Coming on stage like a blues fuelled Motörhead, the four-piece stoner juggernaut known as DUEL come on stage to a busy room and it’s no surprise why, when they get into their groove. Their more uptempo nature than the previous acts clearly grabs us all by the ears, given the waves of headbanging almost in synchronicity around the room that adhere to every riff. Hailing from Austin, Texas, they bring a hell of a party with them as we are swept away by the barrage of riffs that spew forth from the stage through their set. Finishing on a space rock dissonance, the verve and drive they show right through the set rocks the fuck out of everyone in the room, rightfully earning them loud accolades throughout their set.
- DUEL release their new album, ‘Valley Of Shadows’ via Heavy Psych Sounds on 17 May.
Black Rainbows carry on the good work of DUEL in keeping the crowd pumped up and baying for more, with their heavy stoner approach to space rock clearly of interest to people all around the room. Vocalist Gabriele Fiori is the chief of Heavy Psych Sounds, so clearly knows his way around more than a few, as the psychedelic beast carries on what he started around a year ago with his live performance at the previous incarnation of this event, making the room the very best type of fuzzy as the trio make sure whiplash is incoming for us all with their groove laden goodness. An excellent set in a justifiably good billing.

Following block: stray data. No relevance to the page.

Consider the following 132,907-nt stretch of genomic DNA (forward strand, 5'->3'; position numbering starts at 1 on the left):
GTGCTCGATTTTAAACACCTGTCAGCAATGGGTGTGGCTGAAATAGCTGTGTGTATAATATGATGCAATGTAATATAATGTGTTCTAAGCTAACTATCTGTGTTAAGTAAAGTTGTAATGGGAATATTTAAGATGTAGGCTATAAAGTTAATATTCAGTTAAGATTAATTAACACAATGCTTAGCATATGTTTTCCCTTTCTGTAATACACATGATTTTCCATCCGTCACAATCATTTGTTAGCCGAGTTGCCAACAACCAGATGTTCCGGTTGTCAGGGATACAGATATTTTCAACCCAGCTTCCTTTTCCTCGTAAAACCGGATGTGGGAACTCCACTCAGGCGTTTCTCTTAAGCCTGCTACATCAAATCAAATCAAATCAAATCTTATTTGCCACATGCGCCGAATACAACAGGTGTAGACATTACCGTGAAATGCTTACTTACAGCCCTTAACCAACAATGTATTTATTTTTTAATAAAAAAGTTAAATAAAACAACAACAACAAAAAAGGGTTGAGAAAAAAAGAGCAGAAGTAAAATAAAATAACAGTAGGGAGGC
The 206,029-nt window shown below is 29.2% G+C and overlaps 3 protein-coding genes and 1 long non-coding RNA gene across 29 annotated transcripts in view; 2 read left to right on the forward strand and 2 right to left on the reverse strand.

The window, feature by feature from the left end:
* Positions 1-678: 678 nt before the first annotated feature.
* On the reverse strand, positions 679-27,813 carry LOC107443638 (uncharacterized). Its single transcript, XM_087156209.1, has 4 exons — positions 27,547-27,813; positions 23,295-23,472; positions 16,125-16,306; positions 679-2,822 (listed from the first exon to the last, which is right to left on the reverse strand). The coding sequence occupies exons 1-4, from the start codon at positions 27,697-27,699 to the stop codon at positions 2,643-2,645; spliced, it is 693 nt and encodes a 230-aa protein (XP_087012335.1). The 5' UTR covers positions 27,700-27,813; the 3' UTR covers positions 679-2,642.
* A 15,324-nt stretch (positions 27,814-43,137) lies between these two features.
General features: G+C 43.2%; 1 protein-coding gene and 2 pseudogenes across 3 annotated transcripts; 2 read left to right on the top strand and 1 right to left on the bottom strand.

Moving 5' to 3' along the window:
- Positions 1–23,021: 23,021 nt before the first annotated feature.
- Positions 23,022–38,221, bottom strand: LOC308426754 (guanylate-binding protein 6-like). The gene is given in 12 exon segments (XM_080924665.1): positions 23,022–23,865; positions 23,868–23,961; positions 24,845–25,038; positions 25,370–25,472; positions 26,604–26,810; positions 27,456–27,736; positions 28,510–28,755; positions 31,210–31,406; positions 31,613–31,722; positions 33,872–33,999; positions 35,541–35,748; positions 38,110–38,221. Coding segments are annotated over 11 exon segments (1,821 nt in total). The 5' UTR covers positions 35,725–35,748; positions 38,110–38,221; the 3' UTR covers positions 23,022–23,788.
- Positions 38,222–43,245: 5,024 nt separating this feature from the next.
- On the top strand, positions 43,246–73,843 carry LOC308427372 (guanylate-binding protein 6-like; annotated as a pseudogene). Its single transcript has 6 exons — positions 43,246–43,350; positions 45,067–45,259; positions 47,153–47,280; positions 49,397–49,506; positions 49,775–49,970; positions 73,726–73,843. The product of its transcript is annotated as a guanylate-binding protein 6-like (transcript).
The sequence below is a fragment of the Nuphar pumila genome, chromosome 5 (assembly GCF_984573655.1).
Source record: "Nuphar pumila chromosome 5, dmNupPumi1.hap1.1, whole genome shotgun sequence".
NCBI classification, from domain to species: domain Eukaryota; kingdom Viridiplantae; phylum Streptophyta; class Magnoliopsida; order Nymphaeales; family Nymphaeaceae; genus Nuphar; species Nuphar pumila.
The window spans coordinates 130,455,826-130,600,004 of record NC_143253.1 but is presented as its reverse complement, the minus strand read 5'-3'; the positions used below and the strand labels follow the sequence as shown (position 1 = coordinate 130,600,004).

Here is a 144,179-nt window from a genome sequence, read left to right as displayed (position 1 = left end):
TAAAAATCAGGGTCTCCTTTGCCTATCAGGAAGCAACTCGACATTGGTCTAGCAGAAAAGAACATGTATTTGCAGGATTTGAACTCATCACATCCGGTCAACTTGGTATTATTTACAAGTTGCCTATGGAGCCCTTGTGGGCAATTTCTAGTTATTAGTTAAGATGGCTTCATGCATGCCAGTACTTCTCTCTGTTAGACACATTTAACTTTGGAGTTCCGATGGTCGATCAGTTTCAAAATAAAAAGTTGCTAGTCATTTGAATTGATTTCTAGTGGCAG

- Black Rainbows release their new album, ‘Cosmic Ritual Supertrip’, via Heavy Psych Sounds on 1 May.
Not content with merely being involved in Kyuss, Queens of the Stone Age and The Dwarves, amongst many others, Nick Oliveri has had Mondo Generator as another excuse to never stop gigging and it’s my first time seeing them live. After I get a great chat with him just before he goes on stage, he comes out, armed with the two Mikes as more than adequate musical support and rocks the fuck out of the entire venue. Mosh pits galore, crowd surfers, and constant energy are the result, as Nick and co masterfully mix in Mondo Generator tracks from across their releases, including latest releases ‘Fuck It’ and ‘Shooters Bible’, plus more from Nick’s past in the form of both Kyuss and Queens of the Stone Age tracks, with all of them going down excellently. Watching Nick perform ‘Green Machine’ and ‘You Think I Ain’t Worth A Dollar But I Feel Like A Millionaire’ is a special treat indeed, with ‘…Millionaire’ closing the end of the three-song encore, grabbing half the audience up on stage with him to join him, the kind of chaos Nick both revels and rules in and the kind that endears him to every single one of us. A fantastic headline performance.
- As mentioned above, earlier in the day I had the opportunity to have an in-depth chat with Nick Oliveri, in which we talked about the two new MG albums and a myriad of other stuff – including a possible Kyuss 25th anniversary reunion:
- Mondo Generator play four more dates this week – Albert’s in Nottingham tomorrow (9 March), the Exchange in Bristol on Tuesday (10 March), the Star & Garter in Manchester on Wednesday (11 March) and Nice ‘n’ Sleazy in Glasgow on Thursday (12 March).